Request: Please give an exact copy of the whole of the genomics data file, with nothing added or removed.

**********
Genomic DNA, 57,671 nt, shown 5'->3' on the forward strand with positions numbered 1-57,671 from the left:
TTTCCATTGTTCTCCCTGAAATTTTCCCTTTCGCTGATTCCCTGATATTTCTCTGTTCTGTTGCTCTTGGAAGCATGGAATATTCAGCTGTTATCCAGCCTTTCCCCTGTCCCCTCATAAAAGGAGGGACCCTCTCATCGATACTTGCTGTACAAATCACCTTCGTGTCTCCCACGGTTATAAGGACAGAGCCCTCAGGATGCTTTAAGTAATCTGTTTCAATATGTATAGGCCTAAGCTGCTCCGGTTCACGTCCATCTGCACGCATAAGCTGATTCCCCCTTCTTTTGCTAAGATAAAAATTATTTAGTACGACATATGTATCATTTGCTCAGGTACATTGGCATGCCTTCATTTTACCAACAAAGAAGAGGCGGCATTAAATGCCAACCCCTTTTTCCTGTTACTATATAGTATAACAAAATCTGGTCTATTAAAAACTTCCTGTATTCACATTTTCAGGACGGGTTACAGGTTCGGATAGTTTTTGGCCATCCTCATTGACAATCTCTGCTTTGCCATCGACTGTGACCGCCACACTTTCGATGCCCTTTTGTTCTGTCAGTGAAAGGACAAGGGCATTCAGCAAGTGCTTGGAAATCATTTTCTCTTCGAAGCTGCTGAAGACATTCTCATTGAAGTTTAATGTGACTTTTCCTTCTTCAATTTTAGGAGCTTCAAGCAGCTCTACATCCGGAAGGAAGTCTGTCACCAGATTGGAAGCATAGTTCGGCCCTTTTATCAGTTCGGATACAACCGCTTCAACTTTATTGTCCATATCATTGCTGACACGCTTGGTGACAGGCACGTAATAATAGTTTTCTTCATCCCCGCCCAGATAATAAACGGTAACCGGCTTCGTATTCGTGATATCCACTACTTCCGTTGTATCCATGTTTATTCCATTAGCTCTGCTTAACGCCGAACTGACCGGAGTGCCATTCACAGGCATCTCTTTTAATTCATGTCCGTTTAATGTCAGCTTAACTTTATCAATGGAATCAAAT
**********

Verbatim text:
Genomic DNA, 57,671 nt, shown 5'->3' on the forward strand with positions numbered 1-57,671 from the left:
TTTCCATTGTTCTCCCTGAAATTTTCCCTTTCGCTGATTCCCTGATATTTCTCTGTTCTGTTGCTCTTGGAAGCATGGAATATTCAGCTGTTATCCAGCCTTTCCCCTGTCCCCTCATAAAAGGAGGGACCCTCTCATCGATACTTGCTGTACAAATCACCTTCGTGTCTCCCACGGTTATAAGGACAGAGCCCTCAGGATGCTTTAAGTAATCTGTTTCAATATGTATAGGCCTAAGCTGCTCCGGTTCACGTCCATCTGCACGCATAAGCTGATTCCCCCTTCTTTTGCTAAGATAAAAATTATTTAGTACGACATATGTATCATTTGCTCAGGTACATTGGCATGCCTTCATTTTACCAACAAAGAAGAGGCGGCATTAAATGCCAACCCCTTTTTCCTGTTACTATATAGTATAACAAAATCTGGTCTATTAAAAACTTCCTGTATTCACATTTTCAGGACGGGTTACAGGTTCGGATAGTTTTTGGCCATCCTCATTGACAATCTCTGCTTTGCCATCGACTGTGACCGCCACACTTTCGATGCCCTTTTGTTCTGTCAGTGAAAGGACAAGGGCATTCAGCAAGTGCTTGGAAATCATTTTCTCTTCGAAGCTGCTGAAGACATTCTCATTGAAGTTTAATGTGACTTTTCCTTCTTCAATTTTAGGAGCTTCAAGCAGCTCTACATCCGGAAGGAAGTCTGTCACCAGATTGGAAGCATAGTTCGGCCCTTTTATCAGTTCGGATACAACCGCTTCAACTTTATTGTCCATATCATTGCTGACACGCTTGGTGACAGGCACGTAATAATAGTTTTCTTCATCCCCGCCCAGATAATAAACGGTAACCGGCTTCGTATTCGTGATATCCACTACTTCCGTTGTATCCATGTTTATTCCATTAGCTCTGCTTAACGCCGAACTGACCGGAGTGCCATTCACAGGCATCTCTTTTAATTCATGTCCGTTTAATGTCAGCTTAACTTTATCAATGGAATCAAAT